Skip to main content

How to get off to a good start

  • Cuddling skin-to-skin with your baby

    skin-to-skin contact

    Skin-to-skin contact is when your baby is placed naked against your or another caregiver's bare skin. (Your baby may have a hat and diaper.)

    The first hour with your baby is a special time.

    The American Academy of Pediatrics recommends the first hour of a baby's life is spent with uninterrupted skin-to-skin contact with mom. Skin-to-skin can be done after a vaginal or Cesarean birth.

    Cuddling skin-to-skin has may benefits:

    • encourages breastfeeding
    • helps regulate your baby's temperature and blood glucose
    • helps create an emotional bond
    • keeps baby warm
    • reduces crying

    Routine medical care can be done while your baby cuddles with you. Some care can wait and be done at a later time.

    Your support person can hold and bond with your baby skin-to-skin too. It is a wonderful way to be a special part of your new baby's life.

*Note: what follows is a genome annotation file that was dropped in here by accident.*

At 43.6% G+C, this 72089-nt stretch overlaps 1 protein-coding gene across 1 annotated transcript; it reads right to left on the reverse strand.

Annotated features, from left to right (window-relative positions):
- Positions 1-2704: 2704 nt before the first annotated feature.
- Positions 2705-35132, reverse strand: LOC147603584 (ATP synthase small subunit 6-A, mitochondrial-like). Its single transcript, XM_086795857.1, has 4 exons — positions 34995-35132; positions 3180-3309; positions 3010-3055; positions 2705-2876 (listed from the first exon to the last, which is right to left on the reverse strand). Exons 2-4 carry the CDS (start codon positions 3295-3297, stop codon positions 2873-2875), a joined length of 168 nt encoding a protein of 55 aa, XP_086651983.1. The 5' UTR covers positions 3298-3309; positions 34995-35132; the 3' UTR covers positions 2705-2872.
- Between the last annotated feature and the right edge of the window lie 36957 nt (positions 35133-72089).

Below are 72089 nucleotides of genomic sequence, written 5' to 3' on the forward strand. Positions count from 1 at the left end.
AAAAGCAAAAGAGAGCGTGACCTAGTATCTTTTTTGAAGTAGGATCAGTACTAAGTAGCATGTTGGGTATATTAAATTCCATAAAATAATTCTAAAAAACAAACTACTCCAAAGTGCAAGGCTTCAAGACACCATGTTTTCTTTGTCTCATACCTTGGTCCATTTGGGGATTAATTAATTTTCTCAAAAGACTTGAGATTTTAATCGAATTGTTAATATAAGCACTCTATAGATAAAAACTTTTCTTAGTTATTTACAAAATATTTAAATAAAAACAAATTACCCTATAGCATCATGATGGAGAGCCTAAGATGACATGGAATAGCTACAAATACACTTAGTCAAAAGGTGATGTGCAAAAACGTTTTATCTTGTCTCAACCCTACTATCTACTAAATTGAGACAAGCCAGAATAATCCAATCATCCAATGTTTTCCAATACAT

You are encouraged to hold your baby skin-to-skin as often as you can in the first hours and weeks to come.

    Watch your baby's feeding cues

    Your baby will give you cues when she is hungry: 

    • roots or turns her head when her cheek is stroked
    • opens her mouth and searches
    • smacks her lips
    • makes sucking movements
    • puts her hand in her mouth
    • moves her body in a way that looks like squirming
    • cries (the last cue)

    Having your baby stay in your room will make it easier to watch for the following feeding cues.